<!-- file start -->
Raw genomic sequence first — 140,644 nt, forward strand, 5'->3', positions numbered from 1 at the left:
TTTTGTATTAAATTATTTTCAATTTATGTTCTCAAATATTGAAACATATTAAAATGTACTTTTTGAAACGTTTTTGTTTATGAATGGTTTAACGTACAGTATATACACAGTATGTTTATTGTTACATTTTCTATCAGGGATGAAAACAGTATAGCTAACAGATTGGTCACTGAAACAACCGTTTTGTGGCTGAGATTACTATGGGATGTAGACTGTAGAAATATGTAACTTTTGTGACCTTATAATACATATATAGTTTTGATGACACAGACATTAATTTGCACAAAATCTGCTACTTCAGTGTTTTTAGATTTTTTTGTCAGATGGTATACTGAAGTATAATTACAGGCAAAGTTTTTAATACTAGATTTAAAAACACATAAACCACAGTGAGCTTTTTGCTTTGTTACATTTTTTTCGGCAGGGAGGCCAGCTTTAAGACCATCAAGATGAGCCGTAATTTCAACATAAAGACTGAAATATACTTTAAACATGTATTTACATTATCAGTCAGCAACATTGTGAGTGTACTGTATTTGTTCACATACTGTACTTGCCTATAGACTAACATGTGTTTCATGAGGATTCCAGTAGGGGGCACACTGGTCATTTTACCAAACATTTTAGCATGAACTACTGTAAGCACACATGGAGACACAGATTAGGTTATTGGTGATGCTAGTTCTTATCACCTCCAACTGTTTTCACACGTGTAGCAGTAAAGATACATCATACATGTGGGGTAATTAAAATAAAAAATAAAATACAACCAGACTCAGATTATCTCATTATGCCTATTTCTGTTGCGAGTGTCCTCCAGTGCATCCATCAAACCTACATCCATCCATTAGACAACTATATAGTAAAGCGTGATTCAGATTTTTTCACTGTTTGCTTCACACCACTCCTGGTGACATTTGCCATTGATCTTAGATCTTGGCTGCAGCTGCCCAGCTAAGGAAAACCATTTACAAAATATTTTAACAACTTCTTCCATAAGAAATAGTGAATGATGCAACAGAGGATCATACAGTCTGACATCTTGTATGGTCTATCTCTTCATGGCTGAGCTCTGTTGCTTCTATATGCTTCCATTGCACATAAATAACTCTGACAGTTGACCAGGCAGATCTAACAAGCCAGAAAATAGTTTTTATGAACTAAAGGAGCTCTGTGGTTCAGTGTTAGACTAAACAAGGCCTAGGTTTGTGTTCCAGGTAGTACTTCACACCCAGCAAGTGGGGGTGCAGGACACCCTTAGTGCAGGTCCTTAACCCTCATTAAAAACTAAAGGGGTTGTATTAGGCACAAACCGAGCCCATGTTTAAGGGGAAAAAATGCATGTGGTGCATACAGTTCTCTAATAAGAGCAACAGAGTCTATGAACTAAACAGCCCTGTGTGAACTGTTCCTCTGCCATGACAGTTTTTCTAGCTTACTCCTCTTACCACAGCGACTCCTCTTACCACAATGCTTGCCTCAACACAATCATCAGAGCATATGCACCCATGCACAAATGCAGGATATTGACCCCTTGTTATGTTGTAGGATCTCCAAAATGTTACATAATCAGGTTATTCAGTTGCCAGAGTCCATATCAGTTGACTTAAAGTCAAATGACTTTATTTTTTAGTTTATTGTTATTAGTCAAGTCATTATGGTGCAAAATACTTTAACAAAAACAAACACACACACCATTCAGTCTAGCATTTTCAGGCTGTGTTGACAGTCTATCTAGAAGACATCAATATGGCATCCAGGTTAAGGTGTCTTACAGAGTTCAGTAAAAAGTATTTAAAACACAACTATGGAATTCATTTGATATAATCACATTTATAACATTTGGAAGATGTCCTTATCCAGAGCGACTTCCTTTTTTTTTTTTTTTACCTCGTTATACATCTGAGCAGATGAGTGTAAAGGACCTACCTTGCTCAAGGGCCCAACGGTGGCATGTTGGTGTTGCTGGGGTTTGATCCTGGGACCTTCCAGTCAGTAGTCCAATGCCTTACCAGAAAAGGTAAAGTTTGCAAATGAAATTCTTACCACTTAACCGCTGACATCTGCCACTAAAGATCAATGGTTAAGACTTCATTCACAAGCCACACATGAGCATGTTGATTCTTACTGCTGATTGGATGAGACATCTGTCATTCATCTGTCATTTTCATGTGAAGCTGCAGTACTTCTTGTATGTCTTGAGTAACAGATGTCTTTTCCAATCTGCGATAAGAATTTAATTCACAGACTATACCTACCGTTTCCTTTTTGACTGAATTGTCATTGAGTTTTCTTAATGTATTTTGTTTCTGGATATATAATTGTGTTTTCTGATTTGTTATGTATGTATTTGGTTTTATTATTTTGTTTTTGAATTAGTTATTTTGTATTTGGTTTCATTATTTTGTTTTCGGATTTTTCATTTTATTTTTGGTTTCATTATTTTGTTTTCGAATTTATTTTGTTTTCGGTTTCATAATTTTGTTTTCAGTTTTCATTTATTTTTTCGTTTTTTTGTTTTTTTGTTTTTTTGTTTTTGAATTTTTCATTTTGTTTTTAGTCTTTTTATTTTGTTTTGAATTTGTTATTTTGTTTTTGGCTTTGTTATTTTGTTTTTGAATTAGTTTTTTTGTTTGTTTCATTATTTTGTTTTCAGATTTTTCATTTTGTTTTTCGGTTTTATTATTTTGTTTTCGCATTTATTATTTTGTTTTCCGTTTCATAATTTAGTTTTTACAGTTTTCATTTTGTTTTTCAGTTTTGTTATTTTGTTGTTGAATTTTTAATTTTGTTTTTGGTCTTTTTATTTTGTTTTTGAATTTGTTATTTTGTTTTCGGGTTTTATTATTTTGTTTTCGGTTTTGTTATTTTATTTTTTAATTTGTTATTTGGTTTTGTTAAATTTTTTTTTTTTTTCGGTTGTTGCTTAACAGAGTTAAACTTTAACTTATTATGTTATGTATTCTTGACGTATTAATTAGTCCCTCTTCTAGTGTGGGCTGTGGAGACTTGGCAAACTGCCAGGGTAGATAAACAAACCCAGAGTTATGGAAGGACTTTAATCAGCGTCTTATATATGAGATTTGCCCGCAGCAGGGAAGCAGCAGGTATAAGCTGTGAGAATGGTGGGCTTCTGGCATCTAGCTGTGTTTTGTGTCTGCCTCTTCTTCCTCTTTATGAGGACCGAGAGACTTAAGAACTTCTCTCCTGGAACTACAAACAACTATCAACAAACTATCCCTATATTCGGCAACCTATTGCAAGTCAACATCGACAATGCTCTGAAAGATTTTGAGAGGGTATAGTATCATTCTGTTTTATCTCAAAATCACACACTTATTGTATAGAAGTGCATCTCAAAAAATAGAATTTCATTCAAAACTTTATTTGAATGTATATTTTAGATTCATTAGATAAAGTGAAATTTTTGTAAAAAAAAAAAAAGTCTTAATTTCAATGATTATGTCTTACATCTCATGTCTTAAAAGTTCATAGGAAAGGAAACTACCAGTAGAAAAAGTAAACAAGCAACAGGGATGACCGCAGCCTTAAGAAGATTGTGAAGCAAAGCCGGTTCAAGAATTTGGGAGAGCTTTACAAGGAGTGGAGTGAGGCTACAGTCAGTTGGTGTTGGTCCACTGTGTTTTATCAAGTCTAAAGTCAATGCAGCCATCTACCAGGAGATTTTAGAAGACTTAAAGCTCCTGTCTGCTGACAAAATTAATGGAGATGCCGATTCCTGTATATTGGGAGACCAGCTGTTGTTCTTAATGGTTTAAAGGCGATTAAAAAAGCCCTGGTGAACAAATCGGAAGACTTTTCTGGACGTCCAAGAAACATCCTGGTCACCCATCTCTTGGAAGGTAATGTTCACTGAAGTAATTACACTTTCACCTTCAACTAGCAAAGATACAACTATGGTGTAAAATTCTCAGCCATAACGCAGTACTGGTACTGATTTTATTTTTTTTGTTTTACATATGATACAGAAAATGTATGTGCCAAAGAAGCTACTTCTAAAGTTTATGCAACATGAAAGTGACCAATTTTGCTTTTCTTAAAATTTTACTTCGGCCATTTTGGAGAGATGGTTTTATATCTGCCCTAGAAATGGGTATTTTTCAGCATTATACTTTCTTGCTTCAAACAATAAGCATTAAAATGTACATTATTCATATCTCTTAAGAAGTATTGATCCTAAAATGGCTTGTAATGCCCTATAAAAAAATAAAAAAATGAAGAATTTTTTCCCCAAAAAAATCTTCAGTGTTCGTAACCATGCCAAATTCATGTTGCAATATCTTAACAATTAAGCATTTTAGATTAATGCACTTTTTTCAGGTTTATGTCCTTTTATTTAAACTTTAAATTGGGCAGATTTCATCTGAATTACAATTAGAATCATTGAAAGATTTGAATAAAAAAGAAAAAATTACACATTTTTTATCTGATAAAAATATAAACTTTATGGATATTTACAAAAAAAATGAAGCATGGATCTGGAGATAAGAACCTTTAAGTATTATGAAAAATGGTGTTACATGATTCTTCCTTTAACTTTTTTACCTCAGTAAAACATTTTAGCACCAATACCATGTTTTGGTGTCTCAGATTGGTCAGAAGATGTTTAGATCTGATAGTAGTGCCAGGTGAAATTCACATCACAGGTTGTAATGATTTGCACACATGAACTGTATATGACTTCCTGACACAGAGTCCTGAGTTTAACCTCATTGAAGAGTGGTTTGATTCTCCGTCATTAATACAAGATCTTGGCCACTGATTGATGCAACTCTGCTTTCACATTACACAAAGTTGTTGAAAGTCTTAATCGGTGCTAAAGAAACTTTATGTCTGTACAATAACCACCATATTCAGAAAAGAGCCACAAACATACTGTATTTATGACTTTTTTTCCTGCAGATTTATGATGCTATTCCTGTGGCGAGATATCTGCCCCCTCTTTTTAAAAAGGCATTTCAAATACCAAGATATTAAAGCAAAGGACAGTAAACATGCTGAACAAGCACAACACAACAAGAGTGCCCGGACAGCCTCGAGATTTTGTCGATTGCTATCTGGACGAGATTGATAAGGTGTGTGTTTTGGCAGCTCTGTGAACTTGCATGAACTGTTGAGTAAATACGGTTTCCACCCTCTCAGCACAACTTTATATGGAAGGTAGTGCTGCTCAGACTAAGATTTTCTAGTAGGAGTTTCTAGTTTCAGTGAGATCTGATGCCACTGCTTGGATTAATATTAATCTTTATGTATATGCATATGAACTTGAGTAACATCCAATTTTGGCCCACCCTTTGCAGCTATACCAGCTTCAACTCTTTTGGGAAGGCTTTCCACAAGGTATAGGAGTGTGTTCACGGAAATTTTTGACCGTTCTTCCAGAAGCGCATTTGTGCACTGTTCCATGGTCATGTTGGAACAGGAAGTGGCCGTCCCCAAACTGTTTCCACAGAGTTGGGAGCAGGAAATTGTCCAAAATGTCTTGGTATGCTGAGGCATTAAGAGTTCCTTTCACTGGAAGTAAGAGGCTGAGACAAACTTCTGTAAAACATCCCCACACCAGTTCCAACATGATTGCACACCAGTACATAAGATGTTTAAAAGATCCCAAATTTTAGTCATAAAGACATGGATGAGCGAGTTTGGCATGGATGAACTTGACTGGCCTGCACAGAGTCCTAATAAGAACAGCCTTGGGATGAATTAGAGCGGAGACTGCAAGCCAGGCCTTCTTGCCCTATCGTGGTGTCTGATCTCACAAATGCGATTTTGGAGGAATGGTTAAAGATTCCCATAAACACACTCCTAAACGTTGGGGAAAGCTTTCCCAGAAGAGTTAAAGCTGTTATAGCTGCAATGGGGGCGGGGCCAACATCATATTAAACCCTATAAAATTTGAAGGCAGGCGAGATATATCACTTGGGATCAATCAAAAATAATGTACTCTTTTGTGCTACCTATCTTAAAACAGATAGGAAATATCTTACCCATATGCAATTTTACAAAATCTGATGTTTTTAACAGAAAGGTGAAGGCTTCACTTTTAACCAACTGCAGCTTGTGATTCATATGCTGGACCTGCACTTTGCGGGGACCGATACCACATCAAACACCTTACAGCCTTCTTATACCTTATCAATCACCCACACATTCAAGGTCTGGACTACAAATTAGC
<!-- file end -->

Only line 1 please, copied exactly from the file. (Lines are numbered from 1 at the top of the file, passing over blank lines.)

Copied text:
Raw genomic sequence first — 140,644 nt, forward strand, 5'->3', positions numbered from 1 at the left: